They have been calling for a big storm, but this morning the skies were calm, so we enjoyed the walk to school. By the time the snow started flying I had already managed to get out and run a few errands, stock up on some groceries, etc. Baby boy is feeling much better today, so I had a chance to get dinner in the slowcooker while he played too.

Around midday the roads started to get pretty messy, and I was so relieved when hubby’s work dismissed everyone early. He got home in time to watch Arlo while I ran out to pick Violet up from school.

We came home to a warm house, the smell of dinner cooking, and the boys asleep together on the couch. Now I can smile at the snow and wind outside my window – we are all safe at home together.

There is so much to be thankful for.

My Practice

I had been feeling unsatisfied with life, and feeling guilty for it. I knew how fortunate I was: I had a wonderful, supportive husband, two perfect children, a lovely home, and the luxury of staying at home to raise my kids. Yet somehow, it all added up to “not enough”.

I had been a student of buddhism for years, but all the reading, the hours I had logged meditating, none of it furnished me with enough compassion to give all of myself away. Being a full time mother and a wife had – to me – meant being everything to everyone but myself.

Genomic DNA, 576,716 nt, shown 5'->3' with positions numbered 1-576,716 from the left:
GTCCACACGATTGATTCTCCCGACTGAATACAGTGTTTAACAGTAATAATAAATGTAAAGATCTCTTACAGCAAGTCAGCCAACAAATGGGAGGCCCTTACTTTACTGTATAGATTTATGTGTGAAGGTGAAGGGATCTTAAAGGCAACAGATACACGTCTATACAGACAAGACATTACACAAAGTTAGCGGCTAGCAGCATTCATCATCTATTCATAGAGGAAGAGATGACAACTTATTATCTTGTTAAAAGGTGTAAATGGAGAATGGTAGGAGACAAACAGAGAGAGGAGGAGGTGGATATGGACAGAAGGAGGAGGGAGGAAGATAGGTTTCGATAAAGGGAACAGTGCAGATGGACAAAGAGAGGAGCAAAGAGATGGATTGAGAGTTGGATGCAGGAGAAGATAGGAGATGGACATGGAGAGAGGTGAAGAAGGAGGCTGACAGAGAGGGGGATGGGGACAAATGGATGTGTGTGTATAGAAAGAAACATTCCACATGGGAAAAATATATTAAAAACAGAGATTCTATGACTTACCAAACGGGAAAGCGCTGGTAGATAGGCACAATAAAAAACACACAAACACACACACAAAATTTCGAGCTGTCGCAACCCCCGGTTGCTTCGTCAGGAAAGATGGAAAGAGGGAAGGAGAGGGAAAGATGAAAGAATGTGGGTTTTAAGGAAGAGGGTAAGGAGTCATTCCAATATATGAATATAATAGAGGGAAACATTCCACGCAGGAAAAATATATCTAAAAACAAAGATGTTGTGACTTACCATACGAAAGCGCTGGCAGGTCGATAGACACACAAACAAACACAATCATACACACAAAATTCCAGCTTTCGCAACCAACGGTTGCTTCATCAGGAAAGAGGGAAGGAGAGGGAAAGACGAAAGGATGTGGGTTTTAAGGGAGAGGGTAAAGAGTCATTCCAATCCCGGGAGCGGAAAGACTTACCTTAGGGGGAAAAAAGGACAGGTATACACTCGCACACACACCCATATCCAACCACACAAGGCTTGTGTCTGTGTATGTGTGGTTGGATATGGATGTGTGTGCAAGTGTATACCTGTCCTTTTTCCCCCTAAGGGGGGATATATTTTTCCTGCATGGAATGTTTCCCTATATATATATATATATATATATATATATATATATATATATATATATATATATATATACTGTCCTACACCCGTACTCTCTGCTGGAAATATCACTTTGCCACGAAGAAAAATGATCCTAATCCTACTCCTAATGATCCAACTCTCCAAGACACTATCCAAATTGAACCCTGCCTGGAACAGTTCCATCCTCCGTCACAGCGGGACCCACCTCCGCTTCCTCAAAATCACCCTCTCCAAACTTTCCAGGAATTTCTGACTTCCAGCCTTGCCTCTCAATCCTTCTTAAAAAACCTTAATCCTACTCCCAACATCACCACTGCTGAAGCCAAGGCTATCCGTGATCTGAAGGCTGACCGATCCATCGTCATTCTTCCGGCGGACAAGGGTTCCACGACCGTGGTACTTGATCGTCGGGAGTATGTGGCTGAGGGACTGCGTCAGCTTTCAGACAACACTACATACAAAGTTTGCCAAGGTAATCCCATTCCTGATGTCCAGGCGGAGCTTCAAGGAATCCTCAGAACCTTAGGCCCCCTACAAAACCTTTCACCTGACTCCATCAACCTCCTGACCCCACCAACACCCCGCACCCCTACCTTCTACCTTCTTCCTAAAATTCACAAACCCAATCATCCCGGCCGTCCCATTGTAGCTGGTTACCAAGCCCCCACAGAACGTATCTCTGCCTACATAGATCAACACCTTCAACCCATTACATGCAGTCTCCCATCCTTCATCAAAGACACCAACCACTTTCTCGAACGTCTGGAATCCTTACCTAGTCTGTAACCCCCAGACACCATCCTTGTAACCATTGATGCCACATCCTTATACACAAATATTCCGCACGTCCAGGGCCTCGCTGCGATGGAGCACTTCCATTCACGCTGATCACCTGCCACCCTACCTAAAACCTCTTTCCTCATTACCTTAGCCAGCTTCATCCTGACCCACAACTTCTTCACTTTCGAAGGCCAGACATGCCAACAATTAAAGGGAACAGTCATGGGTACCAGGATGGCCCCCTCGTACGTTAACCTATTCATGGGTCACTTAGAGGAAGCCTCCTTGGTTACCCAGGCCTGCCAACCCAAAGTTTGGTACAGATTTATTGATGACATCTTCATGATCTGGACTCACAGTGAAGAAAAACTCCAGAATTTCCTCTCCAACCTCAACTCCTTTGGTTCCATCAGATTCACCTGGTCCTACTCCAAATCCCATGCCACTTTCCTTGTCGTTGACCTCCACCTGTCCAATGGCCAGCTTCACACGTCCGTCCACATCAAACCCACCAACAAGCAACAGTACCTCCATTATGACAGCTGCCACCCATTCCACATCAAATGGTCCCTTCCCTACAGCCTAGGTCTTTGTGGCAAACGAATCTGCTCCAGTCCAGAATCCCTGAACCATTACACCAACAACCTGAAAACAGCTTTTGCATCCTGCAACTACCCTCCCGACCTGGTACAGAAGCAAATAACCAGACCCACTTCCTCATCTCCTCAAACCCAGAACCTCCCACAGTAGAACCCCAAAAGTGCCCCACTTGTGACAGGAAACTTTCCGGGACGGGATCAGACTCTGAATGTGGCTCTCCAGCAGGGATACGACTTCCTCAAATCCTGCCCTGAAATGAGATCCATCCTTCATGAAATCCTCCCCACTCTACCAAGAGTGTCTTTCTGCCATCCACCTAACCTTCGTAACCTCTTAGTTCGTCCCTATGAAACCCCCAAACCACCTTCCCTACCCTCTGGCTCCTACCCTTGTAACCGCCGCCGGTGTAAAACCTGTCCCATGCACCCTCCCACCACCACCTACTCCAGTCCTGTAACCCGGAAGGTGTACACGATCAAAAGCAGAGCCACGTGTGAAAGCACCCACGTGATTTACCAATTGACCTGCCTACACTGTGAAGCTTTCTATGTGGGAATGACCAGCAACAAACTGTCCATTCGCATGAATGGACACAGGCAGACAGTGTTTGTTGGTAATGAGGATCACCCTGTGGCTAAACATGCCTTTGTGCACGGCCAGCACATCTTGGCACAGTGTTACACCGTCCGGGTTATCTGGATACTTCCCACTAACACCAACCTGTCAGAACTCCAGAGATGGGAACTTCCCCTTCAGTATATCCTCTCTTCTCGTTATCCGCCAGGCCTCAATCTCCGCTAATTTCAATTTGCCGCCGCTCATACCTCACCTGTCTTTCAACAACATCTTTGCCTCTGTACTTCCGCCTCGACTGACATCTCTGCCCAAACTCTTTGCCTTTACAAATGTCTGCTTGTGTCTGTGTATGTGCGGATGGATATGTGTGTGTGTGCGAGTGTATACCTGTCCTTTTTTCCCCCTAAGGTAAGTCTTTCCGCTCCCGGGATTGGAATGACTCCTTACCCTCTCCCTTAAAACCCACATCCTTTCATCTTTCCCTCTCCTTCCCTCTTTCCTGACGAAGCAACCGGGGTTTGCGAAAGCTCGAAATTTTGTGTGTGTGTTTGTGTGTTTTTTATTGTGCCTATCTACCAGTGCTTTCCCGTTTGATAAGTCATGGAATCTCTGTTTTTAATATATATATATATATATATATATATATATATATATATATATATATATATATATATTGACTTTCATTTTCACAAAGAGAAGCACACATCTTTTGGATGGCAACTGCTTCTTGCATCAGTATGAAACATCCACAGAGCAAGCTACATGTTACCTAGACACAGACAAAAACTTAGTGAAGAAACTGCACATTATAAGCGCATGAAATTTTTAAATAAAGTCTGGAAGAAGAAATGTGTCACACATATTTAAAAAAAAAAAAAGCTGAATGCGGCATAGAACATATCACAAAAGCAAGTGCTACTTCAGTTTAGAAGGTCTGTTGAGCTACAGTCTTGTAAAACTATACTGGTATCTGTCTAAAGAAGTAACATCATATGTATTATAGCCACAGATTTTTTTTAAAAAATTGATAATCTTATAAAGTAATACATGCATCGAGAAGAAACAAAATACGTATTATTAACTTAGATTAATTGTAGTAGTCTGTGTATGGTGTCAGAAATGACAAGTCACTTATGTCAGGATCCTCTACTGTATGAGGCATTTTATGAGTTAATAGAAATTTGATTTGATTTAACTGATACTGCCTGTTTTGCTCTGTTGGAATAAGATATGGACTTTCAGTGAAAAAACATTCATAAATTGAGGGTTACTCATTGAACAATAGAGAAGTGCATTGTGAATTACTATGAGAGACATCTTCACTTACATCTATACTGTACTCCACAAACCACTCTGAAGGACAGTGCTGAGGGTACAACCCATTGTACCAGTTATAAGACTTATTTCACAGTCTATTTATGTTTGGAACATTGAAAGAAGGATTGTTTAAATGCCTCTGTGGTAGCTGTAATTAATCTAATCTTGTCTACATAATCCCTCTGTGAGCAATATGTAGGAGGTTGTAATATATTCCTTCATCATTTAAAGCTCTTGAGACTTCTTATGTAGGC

How do you laugh and play with your child when you have forgotten who you are? How do you smile at your baby when you only want to cry over the part of you that has died?

The answer did not come to me in an epiphany, but instead as a low, slow sound I heard in the background of my every day.

I discovered there is no way to be happy when you have put your own life aside. I had to begin to remember who I was, at a deep, human level. It meant letting go. It meant asking myself what I wanted from life. It meant trusting my husband to parent our children sometimes, while I gave myself some much-needed time to breathe. That oxygen began to nourish my body and my soul.

And I saw that I hadn’t been able to live in the present moment. I knew in my mind that there were many conditions for happiness available around me, but I wasn’t actively practicing seeing these things.

It is admirable to study what others teach about mindfulness. It is beneficial to meditate, and strengthen our ability to be present. But more than anything else, we must practice living in the here and now.